Tag Archives: Kuang Heng

The Light Thief

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Chinese culture is filled with wisdom proverbs that refer to specific behaviors deemed socially and personally desirable. One of them (凿壁偷光) stresses the importance of studying hard under tough conditions. The Chinese characters roughly translates into “to cut a hole in the wall to steal light.” Of course, there is a longer story behind that.

Kuang Heng came from the Western Han dynasty. He was born into a poor family, but he had dreams and aspirations beyond poverty. He loved books, wanted to learn, and he wanted to study hard. His family, however, could not afford candles. This meant he couldn’t read at night. So, Kuang Heng cut a hole in his wall. Light from his neighbor’s home streamed in. And with this solitary beam, he was able to study. Many, many nights and texts later, he was able to do very well on the exams aspiring civil servants must take in Imperial China. Eventually, he grew in rank and significance. This story, this proverb, is often used now by Chinese parents when encouraging students to work harder in school and at their students.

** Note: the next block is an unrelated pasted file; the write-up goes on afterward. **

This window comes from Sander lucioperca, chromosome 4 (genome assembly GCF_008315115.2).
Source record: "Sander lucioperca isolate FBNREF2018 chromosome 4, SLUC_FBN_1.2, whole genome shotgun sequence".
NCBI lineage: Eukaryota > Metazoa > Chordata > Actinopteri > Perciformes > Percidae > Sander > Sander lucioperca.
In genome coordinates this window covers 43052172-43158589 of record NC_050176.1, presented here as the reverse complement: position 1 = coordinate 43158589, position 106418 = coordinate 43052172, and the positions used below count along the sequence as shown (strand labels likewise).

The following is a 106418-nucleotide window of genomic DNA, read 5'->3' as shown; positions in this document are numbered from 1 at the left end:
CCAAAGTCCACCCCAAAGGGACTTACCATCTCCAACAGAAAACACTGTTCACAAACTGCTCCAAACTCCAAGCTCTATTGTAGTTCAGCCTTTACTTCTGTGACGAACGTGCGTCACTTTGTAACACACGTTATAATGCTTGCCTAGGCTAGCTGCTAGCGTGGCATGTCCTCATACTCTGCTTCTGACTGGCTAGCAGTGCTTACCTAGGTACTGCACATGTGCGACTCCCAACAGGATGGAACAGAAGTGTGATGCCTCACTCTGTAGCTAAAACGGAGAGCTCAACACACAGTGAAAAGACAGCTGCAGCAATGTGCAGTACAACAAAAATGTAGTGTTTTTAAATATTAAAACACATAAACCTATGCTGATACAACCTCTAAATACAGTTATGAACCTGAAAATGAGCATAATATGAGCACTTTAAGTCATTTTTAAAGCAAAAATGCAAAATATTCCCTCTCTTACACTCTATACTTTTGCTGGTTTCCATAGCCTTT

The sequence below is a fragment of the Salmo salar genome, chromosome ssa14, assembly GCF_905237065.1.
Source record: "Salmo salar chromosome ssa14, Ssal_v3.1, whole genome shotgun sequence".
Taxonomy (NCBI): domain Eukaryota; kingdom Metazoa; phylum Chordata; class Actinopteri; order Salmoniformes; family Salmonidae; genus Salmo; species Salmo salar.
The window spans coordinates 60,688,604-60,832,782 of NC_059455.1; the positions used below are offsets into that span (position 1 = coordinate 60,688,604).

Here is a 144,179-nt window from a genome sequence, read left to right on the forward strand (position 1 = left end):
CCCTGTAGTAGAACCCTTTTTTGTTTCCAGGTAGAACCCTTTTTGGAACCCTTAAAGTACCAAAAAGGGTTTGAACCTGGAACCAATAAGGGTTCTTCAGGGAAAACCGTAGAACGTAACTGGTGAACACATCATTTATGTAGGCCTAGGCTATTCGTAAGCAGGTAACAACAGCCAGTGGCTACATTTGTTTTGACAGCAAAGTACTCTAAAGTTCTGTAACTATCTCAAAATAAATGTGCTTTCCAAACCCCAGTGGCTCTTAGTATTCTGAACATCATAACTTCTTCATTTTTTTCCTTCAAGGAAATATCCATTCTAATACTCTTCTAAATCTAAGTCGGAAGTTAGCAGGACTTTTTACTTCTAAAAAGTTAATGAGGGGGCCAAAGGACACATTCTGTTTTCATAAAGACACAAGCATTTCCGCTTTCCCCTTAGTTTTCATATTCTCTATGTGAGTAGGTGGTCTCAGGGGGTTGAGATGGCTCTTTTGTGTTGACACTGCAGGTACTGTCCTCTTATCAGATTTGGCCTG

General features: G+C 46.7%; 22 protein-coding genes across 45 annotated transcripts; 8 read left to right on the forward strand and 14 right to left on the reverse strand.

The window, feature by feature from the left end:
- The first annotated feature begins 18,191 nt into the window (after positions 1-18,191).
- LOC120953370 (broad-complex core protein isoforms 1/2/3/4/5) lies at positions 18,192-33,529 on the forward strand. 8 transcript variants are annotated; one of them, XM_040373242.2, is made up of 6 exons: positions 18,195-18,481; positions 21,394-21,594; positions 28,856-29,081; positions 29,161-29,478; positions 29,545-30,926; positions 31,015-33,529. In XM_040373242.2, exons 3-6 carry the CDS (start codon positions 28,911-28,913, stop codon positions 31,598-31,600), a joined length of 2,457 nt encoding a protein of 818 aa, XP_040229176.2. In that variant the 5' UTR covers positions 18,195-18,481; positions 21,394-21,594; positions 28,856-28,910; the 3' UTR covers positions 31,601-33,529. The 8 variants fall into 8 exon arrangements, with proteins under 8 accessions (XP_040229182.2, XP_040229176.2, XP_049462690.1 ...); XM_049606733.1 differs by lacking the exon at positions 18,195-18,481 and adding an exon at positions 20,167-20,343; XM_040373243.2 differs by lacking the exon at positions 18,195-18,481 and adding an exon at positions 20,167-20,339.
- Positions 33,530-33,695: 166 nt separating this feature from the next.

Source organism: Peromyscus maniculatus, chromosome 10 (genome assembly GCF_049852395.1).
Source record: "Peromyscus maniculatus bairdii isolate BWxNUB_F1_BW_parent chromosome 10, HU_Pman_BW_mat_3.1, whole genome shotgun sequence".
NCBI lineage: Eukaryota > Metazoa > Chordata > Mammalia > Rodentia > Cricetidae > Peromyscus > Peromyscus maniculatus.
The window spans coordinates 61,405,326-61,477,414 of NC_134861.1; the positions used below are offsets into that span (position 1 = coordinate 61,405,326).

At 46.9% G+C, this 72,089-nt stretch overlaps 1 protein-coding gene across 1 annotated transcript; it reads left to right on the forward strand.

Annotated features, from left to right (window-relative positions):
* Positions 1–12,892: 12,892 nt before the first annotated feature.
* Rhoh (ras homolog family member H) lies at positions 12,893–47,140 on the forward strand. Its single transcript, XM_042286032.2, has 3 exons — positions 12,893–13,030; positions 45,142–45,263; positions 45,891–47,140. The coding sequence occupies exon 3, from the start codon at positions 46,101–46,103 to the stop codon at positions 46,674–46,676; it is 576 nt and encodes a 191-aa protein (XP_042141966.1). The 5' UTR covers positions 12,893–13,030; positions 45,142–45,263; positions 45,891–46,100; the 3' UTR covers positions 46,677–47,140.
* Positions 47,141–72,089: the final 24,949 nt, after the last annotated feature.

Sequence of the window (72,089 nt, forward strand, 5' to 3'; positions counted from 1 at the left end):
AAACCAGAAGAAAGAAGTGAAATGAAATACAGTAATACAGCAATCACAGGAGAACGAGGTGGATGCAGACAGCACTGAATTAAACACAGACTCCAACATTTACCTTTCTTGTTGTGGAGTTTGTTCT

As for the statue, it’s one of three with idioms in Jintan’s Hua Luogeng Park 华罗庚公园. It literally depicts a boy reading next to a hole in the wall. Another nearby stresses the importance of filial piety. This is practically Jintan’s small central park, and one of the entrances is on Dongmendajie 东门大街. The park itself is walking distance between the bus station and area’s fashionable shopping district.